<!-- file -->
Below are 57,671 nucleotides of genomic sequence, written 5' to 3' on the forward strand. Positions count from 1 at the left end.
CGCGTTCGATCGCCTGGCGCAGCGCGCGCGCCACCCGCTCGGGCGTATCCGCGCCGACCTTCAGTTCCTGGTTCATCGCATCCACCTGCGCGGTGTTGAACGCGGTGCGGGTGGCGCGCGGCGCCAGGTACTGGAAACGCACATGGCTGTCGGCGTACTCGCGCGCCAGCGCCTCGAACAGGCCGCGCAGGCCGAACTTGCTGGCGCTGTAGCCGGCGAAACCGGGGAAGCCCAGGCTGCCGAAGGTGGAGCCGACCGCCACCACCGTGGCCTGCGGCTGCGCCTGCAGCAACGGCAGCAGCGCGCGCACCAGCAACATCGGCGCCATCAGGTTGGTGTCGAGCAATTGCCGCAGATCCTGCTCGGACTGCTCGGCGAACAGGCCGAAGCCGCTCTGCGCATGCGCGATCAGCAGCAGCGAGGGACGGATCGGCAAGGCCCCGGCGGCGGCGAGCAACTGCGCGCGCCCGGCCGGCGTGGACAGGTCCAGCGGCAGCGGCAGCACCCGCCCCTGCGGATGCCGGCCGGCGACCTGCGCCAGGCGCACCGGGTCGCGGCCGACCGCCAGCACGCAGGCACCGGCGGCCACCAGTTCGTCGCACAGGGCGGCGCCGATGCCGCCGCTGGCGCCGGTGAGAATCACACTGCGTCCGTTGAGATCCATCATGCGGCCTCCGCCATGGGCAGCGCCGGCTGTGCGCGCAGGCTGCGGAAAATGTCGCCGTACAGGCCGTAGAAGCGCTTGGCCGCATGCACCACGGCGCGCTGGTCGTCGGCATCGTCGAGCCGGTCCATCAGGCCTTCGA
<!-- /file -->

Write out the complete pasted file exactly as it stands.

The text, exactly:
Below are 57,671 nucleotides of genomic sequence, written 5' to 3' on the forward strand. Positions count from 1 at the left end.
CGCGTTCGATCGCCTGGCGCAGCGCGCGCGCCACCCGCTCGGGCGTATCCGCGCCGACCTTCAGTTCCTGGTTCATCGCATCCACCTGCGCGGTGTTGAACGCGGTGCGGGTGGCGCGCGGCGCCAGGTACTGGAAACGCACATGGCTGTCGGCGTACTCGCGCGCCAGCGCCTCGAACAGGCCGCGCAGGCCGAACTTGCTGGCGCTGTAGCCGGCGAAACCGGGGAAGCCCAGGCTGCCGAAGGTGGAGCCGACCGCCACCACCGTGGCCTGCGGCTGCGCCTGCAGCAACGGCAGCAGCGCGCGCACCAGCAACATCGGCGCCATCAGGTTGGTGTCGAGCAATTGCCGCAGATCCTGCTCGGACTGCTCGGCGAACAGGCCGAAGCCGCTCTGCGCATGCGCGATCAGCAGCAGCGAGGGACGGATCGGCAAGGCCCCGGCGGCGGCGAGCAACTGCGCGCGCCCGGCCGGCGTGGACAGGTCCAGCGGCAGCGGCAGCACCCGCCCCTGCGGATGCCGGCCGGCGACCTGCGCCAGGCGCACCGGGTCGCGGCCGACCGCCAGCACGCAGGCACCGGCGGCCACCAGTTCGTCGCACAGGGCGGCGCCGATGCCGCCGCTGGCGCCGGTGAGAATCACACTGCGTCCGTTGAGATCCATCATGCGGCCTCCGCCATGGGCAGCGCCGGCTGTGCGCGCAGGCTGCGGAAAATGTCGCCGTACAGGCCGTAGAAGCGCTTGGCCGCATGCACCACGGCGCGCTGGTCGTCGGCATCGTCGAGCCGGTCCATCAGGCCTTCGA